The comedian James Hamilton uncovers a not very often mentioned passage in Jane Eyre in The Huffington Post:
Races usually make travel fun, as demonstrated in many classic texts from the headquarters' library: Crime and Punishment's climactic Tour de France chapter, The Great Gatsby's laugh-a-minute comedy balloon race sequence, and Jane Eyre's laugh-a-minute comedy balloon race sequence.
Buzzfeed anticipates some of the new events at the fourth season of Downton Abbey:
Michael Gregson (Charles Edwards)’s mad wife Lizzie is less Bertha Rochester and more Sylvia Plath. (...)
The thing which he said which I thought was so cool was that it was a kind of Sylvia Plath/Ted Hughes madness as opposed to a Jane Eyre madness, because my initial image on the reading of it was ‘woman in the attic.’ David was like, ‘No. Let’s think about this story and these two fiery writers again in London, and actually what constitutes lunacy in those days could be a woman with a brain on her.’” (Jace Lacob)
The Washington Post seems surprised by something that happens quite often on this blog:
Let literary snobs mock. (Madame Bovary Blue, anyone? Jane Eyre Ecru?) New authors who want to find readers will find creative ways to attract them. (Ron Charles)
Like, for instance, this article in The Independent about the best autumn womenswear:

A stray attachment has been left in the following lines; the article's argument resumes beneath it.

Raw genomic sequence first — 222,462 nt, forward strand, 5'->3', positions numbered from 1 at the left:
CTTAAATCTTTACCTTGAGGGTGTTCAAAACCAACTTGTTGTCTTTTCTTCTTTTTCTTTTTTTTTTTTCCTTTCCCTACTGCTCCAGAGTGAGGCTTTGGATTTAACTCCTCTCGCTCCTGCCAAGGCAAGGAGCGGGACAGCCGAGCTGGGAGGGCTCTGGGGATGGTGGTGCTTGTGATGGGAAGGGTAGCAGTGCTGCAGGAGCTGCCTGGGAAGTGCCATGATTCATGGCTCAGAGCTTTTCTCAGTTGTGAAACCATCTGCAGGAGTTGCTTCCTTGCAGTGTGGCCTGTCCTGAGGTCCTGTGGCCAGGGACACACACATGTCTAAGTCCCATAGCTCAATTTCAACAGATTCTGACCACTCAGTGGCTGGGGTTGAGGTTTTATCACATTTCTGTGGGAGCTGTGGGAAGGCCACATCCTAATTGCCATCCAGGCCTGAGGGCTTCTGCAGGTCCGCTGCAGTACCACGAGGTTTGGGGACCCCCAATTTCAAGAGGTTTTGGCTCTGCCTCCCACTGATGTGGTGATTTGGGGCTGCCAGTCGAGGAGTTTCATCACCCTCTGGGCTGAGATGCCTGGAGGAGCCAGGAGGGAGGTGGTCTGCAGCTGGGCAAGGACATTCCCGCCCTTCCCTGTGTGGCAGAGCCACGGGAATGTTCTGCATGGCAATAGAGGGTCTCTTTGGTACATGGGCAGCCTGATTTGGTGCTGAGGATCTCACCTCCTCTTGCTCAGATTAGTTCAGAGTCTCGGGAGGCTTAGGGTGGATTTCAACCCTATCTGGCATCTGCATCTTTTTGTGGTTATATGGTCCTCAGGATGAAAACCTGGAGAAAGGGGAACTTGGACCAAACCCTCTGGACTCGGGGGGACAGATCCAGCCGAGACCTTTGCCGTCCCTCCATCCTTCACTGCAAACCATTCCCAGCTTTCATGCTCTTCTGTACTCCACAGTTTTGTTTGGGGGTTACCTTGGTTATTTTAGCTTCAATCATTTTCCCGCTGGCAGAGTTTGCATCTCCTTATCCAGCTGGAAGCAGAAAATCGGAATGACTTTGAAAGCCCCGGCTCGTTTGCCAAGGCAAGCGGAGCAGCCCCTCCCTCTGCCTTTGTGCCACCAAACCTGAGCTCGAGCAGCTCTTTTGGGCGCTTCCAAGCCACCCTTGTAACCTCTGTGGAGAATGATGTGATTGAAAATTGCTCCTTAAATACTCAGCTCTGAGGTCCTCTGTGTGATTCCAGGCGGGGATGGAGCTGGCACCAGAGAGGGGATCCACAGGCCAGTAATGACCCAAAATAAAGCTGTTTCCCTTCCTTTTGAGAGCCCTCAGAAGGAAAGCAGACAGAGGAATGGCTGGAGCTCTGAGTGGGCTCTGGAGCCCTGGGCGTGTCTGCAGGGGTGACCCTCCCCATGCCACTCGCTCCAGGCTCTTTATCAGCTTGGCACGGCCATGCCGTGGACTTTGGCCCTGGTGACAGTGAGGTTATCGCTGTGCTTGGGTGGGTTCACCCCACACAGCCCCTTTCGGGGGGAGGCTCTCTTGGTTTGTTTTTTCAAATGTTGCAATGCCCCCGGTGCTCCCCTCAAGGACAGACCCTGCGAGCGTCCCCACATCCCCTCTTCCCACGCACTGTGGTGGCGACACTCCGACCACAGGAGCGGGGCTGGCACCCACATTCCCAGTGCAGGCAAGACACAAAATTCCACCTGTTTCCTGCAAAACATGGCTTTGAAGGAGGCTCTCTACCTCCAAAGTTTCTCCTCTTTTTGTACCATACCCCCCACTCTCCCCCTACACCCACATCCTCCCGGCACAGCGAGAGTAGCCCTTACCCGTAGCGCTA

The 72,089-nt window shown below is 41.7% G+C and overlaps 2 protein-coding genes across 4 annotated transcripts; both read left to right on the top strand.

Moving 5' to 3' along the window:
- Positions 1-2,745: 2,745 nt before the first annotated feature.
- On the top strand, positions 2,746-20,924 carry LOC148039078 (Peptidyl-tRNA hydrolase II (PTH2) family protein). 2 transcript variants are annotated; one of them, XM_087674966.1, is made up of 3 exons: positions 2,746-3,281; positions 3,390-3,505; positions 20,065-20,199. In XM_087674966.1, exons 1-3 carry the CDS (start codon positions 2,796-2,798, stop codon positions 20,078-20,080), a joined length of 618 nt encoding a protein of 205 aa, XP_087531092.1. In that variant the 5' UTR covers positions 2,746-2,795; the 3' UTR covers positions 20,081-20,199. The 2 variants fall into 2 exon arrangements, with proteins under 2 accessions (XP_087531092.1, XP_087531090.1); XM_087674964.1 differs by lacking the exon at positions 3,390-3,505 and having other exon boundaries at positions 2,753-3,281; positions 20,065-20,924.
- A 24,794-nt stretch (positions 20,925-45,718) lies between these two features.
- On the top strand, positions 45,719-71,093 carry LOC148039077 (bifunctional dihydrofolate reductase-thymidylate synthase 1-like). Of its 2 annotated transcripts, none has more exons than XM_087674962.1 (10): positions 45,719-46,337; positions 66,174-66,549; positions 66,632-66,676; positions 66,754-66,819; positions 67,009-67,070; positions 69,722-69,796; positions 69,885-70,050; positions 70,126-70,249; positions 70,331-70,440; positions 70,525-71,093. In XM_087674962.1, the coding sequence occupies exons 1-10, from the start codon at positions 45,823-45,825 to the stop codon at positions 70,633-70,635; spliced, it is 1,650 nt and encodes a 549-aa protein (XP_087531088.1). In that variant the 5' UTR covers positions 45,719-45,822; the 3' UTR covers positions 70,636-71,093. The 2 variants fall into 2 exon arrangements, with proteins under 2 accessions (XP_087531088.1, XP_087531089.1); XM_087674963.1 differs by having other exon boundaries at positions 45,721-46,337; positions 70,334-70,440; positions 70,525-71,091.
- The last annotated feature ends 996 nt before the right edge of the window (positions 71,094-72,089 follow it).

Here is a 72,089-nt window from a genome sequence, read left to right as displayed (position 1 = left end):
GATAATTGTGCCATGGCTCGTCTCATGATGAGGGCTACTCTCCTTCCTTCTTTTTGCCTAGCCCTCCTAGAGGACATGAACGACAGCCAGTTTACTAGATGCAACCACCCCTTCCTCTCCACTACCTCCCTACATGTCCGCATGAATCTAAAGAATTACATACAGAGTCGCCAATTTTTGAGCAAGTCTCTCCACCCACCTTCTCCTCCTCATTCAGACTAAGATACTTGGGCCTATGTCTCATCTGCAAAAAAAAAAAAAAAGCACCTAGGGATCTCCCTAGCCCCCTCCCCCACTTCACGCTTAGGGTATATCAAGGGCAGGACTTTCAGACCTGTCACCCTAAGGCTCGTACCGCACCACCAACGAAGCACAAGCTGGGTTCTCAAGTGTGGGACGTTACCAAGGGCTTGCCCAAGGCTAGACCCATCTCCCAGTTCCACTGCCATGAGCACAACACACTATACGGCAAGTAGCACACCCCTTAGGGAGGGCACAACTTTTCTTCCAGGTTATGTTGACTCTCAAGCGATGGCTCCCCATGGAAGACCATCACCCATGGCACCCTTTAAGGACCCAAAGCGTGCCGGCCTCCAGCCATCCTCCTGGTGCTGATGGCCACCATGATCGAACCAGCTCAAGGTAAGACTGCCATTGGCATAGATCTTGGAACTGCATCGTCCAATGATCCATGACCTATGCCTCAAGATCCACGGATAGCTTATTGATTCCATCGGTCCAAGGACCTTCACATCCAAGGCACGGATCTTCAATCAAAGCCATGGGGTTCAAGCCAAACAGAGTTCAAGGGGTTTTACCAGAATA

Wide-sleeved white shirt; £250
White shirts are staple items in most wardrobes so it’s well worth updating them from time to time. This widesleeved, high-collared version by Acne is Jane Eyre-style for the 21st century. (Eliisa Makin
Financial Times goes to Kentisbury Grange:
The drive from Minehead to Kentisbury Grange is famously one of the prettiest in Britain – glorious Somerset and North Devon coastline, Porlock Hill, the deep-cut wooded valleys behind Lynton and Lynmouth. Unfortunately, we didn’t see any of it. It was the last weekend in June but the moors and cliffs were wrapped in thick coastal fog. As we drove up to the Grange, the feeling was more Wuthering Heights than Lorna Doone. (Sue Thomas)
The Age reviews the trilogy The Secret Lives of Emma by Natasha Walker (aka John Purcell):
''There's a bit of Hardy, a bit of The Count of Monte Cristo, it's got a bit of Les Miserables and the craziness of the Brontës.'' And, yes, Dickens. ''A lot of guys I know will stay in the men's section. They'll read their Cormac McCarthy and their Martin Amis and they will return again and again to this cul-de-sac of maledom. But once I crossed over to reading women authors, I never crossed back. The greatest propagandist for moral behaviour is Jane Austen. I fell in love with Fanny Burney, Elizabeth Gaskell and the Brontës, then I found George Eliot - the list goes on. (Linda Morris)
Grantland satirises the 2002 'historical' New York Times photoshoot of the US soccer team. One of the categories for describing the picture is 'If he were a character in an Emily Brontë novel". As if you could choose the novel...

Unputdownable Books reviews Margot Livesey's The Flight of Gemma Hardy; Daisy Dolls is preparing a Jane Eyre dress inspired by Jane Eyre 1983; Pocahontas recenzuje (in Polish) reviews Jane Eyre 2011; La mano que escribe con pluma (in Spanish) does the same with Wuthering Heights 2011.

Finally, a tweet from Oxford Classics:
#Onthisday in 1824 Charlotte Brontë, aged 8, was sent to Cowan Bridge School by her widowed father.